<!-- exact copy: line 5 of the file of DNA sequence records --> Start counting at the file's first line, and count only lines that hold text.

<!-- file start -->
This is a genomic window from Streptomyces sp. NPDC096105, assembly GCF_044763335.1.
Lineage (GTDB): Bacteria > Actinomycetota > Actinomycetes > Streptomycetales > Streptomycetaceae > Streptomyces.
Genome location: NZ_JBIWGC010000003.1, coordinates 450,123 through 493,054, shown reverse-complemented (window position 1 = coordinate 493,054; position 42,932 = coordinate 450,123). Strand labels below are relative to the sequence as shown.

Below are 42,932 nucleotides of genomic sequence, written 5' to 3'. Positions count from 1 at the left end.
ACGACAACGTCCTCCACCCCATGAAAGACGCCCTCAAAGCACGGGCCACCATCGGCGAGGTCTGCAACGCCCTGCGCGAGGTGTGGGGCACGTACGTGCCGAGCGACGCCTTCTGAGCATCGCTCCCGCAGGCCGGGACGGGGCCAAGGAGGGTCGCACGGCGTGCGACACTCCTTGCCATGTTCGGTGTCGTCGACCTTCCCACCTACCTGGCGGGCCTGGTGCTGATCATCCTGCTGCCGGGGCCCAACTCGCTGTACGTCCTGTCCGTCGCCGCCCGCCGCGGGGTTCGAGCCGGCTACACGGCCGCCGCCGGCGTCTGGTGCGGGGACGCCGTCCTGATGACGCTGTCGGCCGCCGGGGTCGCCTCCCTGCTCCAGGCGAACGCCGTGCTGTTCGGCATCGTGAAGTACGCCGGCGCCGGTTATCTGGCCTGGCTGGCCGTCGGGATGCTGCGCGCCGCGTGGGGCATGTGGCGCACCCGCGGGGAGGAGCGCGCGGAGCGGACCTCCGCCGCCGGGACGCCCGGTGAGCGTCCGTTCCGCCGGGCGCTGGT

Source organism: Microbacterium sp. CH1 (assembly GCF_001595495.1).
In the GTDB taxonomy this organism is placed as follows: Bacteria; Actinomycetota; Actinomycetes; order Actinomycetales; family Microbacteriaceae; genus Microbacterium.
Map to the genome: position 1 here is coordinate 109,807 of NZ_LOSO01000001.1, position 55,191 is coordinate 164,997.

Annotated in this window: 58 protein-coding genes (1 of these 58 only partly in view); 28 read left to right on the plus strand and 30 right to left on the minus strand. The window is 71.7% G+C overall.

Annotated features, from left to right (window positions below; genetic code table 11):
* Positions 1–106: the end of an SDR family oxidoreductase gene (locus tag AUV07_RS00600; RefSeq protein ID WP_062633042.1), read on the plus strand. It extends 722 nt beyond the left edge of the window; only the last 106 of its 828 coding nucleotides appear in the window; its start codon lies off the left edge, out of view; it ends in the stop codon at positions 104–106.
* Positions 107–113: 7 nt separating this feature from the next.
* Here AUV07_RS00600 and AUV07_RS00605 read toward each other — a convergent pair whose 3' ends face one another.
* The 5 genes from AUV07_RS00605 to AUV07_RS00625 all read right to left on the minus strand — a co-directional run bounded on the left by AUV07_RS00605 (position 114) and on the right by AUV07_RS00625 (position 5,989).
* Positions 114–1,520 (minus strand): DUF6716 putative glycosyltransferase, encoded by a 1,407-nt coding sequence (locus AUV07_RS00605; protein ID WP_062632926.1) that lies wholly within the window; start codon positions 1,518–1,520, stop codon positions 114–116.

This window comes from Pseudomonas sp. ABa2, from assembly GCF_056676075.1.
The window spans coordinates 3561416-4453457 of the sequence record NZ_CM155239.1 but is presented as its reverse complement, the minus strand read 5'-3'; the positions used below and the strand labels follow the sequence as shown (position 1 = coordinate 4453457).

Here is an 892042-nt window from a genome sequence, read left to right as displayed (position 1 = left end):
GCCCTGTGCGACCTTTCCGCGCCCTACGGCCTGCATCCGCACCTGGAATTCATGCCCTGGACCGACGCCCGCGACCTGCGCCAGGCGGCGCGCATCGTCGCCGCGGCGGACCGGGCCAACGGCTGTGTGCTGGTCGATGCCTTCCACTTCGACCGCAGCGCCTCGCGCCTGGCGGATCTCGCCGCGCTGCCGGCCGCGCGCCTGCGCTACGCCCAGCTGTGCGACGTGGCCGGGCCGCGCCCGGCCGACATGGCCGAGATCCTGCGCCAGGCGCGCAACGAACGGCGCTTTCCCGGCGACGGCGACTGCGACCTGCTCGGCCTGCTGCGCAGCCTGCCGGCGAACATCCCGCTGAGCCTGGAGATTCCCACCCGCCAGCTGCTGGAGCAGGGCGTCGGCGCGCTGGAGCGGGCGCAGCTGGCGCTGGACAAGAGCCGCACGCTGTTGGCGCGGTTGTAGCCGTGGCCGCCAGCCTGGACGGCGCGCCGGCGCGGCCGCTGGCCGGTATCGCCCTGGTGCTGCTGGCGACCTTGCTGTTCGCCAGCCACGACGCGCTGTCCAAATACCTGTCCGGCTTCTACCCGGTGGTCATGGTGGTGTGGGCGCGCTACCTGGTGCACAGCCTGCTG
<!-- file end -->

ACGACAACGTCCTCCACCCCATGAAAGACGCCCTCAAAGCACGGGCCACCATCGGCGAGGTCTGCAACGCCCTGCGCGAGGTGTGGGGCACGTACGTGCCGAGCGACGCCTTCTGAGCATCGCTCCCGCAGGCCGGGACGGGGCCAAGGAGGGTCGCACGGCGTGCGACACTCCTTGCCATGTTCGGTGTCGTCGACCTTCCCACCTACCTGGCGGGCCTGGTGCTGATCATCCTGCTGCCGGGGCCCAACTCGCTGTACGTCCTGTCCGTCGCCGCCCGCCGCGGGGTTCGAGCCGGCTACACGGCCGCCGCCGGCGTCTGGTGCGGGGACGCCGTCCTGATGACGCTGTCGGCCGCCGGGGTCGCCTCCCTGCTCCAGGCGAACGCCGTGCTGTTCGGCATCGTGAAGTACGCCGGCGCCGGTTATCTGGCCTGGCTGGCCGTCGGGATGCTGCGCGCCGCGTGGGGCATGTGGCGCACCCGCGGGGAGGAGCGCGCGGAGCGGACCTCCGCCGCCGGGACGCCCGGTGAGCGTCCGTTCCGCCGGGCGCTGGT